Ease of “getting work in and out” of a service shop should be given a high priority, says Black. “We have struggled with the flow of areas to take in new work, area to do the service, and then area for completed work.”
That compartmentalization sounds simple enough, but there’s one potential obstacle. “Completed work can take up a lot of space,” says Black. “We strive to get customers’ work picked up or delivered as soon as possible after it is completed.”
And, then, there are the customers themselves. Customers must be kept out of the service area, explains Black. Their presence would pose a safety concern, and they can disrupt the activity of service technicians. “I always remember the example of car dealers,” says Black. “You do not go back where the service techs are working on your car.”
No service shop can be configured without attention to safety. Conversely, a well-designed service shop enhances safety.
An orderly service shop promotes safe work practices. It sounds prosaic, but everything has a place and that’s where each tool is when it’s not in use. Rummaging around is an activity that signals trouble in a service shop.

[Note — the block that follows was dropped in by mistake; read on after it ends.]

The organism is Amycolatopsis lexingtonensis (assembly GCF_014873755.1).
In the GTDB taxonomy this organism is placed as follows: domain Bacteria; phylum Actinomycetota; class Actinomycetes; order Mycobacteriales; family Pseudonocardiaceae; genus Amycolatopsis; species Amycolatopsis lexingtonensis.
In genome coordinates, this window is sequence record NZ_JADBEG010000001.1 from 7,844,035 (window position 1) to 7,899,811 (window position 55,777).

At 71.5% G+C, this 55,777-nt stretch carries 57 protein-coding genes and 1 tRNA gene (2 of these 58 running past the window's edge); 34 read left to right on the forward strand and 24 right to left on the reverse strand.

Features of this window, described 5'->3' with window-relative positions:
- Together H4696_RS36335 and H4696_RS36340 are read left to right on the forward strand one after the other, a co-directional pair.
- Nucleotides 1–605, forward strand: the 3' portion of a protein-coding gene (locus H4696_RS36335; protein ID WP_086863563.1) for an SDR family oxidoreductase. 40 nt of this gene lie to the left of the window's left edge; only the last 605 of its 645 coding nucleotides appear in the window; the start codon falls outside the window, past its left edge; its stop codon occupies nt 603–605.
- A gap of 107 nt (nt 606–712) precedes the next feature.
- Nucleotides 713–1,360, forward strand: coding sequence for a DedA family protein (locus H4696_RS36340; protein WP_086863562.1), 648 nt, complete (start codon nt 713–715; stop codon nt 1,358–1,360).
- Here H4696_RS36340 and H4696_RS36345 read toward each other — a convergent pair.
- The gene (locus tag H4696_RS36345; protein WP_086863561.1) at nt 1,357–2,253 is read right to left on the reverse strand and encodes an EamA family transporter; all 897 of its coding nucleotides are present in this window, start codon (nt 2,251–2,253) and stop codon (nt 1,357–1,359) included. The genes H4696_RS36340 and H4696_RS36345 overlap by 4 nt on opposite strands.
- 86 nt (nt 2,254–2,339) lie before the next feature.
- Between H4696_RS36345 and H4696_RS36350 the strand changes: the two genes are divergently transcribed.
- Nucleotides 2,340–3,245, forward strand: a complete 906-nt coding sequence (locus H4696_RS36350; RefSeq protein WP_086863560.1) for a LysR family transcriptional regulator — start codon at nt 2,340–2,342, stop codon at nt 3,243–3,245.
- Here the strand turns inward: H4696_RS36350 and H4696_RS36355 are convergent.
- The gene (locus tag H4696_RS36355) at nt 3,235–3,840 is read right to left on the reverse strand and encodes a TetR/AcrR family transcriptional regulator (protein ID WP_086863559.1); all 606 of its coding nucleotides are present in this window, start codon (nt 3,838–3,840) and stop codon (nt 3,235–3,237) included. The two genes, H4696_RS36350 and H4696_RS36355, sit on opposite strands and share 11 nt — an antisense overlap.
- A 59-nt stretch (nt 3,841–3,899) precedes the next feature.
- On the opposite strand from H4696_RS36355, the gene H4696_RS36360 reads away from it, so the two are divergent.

First aid kits, personal protective equipment, mechanical safety guarding, lockout/tag out are just the basics of safety requirements in a service shop. A recent study of machine shops by the Ohio Bureau of Workers’ Compensation at www.bwc.ohio.gov/downloads/blankpdf/MachineShops.pdf documented the dramatic reductions in workers’ compensation claims employers made simply by implementing the best practices available; two employers had no lost-time claims for four years.
A good result in a reasonable interval—make that fastest possible—is what customers seek from a service shop. A customer will appreciate electronic records, such as an immediately accessible service history for a pressure washer, if and only if the record truly speeds the process along. In addition, the digitally stored history of the machine will not impress the customer if a diagnosis can be quickly made, but a resolution must be delayed because it will take time to get parts.
Scope of service shop offerings must also be carefully considered. For example, will a shop offer loaner machines or work on equipment that is not sold by the distributor? For more on those related topics, revisit the March 2017 issue of Cleaner Times to read “Setting up a Service Repair Center” at www.cleanertimes.com/magazine/cleaner-times-articles-2/setting-service-repair-center.